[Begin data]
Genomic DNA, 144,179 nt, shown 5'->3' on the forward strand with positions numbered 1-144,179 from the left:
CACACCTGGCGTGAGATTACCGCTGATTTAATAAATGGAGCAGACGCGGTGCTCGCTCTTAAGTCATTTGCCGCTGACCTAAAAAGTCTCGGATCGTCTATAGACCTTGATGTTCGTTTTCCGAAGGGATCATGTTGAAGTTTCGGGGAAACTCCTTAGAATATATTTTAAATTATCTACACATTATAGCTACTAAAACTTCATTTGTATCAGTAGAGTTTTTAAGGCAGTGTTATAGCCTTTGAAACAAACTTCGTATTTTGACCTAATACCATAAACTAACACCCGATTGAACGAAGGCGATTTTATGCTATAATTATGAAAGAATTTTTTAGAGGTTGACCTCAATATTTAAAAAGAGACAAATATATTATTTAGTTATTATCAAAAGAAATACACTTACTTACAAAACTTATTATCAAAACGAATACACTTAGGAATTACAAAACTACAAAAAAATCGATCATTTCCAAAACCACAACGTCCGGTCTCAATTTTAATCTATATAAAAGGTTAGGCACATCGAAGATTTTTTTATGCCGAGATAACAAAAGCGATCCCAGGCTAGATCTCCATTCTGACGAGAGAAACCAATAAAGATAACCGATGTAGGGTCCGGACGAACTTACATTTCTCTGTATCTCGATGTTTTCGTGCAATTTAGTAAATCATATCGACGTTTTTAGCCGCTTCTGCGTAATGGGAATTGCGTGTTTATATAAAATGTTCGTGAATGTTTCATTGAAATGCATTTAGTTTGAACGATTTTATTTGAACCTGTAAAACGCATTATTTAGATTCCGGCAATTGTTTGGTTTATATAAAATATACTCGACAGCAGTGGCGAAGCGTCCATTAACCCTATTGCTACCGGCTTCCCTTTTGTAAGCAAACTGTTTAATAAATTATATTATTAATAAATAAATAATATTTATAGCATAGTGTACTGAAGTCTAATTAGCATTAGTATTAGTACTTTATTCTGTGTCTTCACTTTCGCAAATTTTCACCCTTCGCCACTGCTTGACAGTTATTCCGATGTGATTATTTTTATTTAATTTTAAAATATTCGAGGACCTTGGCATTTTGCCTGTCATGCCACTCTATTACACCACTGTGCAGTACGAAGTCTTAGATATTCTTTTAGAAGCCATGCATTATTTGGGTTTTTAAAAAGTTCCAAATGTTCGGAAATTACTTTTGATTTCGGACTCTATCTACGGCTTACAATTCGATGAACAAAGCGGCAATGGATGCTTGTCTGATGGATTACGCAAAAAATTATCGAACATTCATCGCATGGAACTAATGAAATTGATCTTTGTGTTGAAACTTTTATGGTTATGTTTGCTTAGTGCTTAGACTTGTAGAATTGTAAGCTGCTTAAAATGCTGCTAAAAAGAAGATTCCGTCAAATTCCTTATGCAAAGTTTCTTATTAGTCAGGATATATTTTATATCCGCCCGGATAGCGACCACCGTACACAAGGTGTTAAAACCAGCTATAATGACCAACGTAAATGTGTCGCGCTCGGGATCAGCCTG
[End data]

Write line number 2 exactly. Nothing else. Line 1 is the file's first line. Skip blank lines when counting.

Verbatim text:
CACACCTGGCGTGAGATTACCGCTGATTTAATAAATGGAGCAGACGCGGTGCTCGCTCTTAAGTCATTTGCCGCTGACCTAAAAAGTCTCGGATCGTCTATAGACCTTGATGTTCGTTTTCCGAAGGGATCATGTTGAAGTTTCGGGGAAACTCCTTAGAATATATTTTAAATTATCTACACATTATAGCTACTAAAACTTCATTTGTATCAGTAGAGTTTTTAAGGCAGTGTTATAGCCTTTGAAACAAACTTCGTATTTTGACCTAATACCATAAACTAACACCCGATTGAACGAAGGCGATTTTATGCTATAATTATGAAAGAATTTTTTAGAGGTTGACCTCAATATTTAAAAAGAGACAAATATATTATTTAGTTATTATCAAAAGAAATACACTTACTTACAAAACTTATTATCAAAACGAATACACTTAGGAATTACAAAACTACAAAAAAATCGATCATTTCCAAAACCACAACGTCCGGTCTCAATTTTAATCTATATAAAAGGTTAGGCACATCGAAGATTTTTTTATGCCGAGATAACAAAAGCGATCCCAGGCTAGATCTCCATTCTGACGAGAGAAACCAATAAAGATAACCGATGTAGGGTCCGGACGAACTTACATTTCTCTGTATCTCGATGTTTTCGTGCAATTTAGTAAATCATATCGACGTTTTTAGCCGCTTCTGCGTAATGGGAATTGCGTGTTTATATAAAATGTTCGTGAATGTTTCATTGAAATGCATTTAGTTTGAACGATTTTATTTGAACCTGTAAAACGCATTATTTAGATTCCGGCAATTGTTTGGTTTATATAAAATATACTCGACAGCAGTGGCGAAGCGTCCATTAACCCTATTGCTACCGGCTTCCCTTTTGTAAGCAAACTGTTTAATAAATTATATTATTAATAAATAAATAATATTTATAGCATAGTGTACTGAAGTCTAATTAGCATTAGTATTAGTACTTTATTCTGTGTCTTCACTTTCGCAAATTTTCACCCTTCGCCACTGCTTGACAGTTATTCCGATGTGATTATTTTTATTTAATTTTAAAATATTCGAGGACCTTGGCATTTTGCCTGTCATGCCACTCTATTACACCACTGTGCAGTACGAAGTCTTAGATATTCTTTTAGAAGCCATGCATTATTTGGGTTTTTAAAAAGTTCCAAATGTTCGGAAATTACTTTTGATTTCGGACTCTATCTACGGCTTACAATTCGATGAACAAAGCGGCAATGGATGCTTGTCTGATGGATTACGCAAAAAATTATCGAACATTCATCGCATGGAACTAATGAAATTGATCTTTGTGTTGAAACTTTTATGGTTATGTTTGCTTAGTGCTTAGACTTGTAGAATTGTAAGCTGCTTAAAATGCTGCTAAAAAGAAGATTCCGTCAAATTCCTTATGCAAAGTTTCTTATTAGTCAGGATATATTTTATATCCGCCCGGATAGCGACCACCGTACACAAGGTGTTAAAACCAGCTATAATGACCAACGTAAATGTGTCGCGCTCGGGATCAGCCTG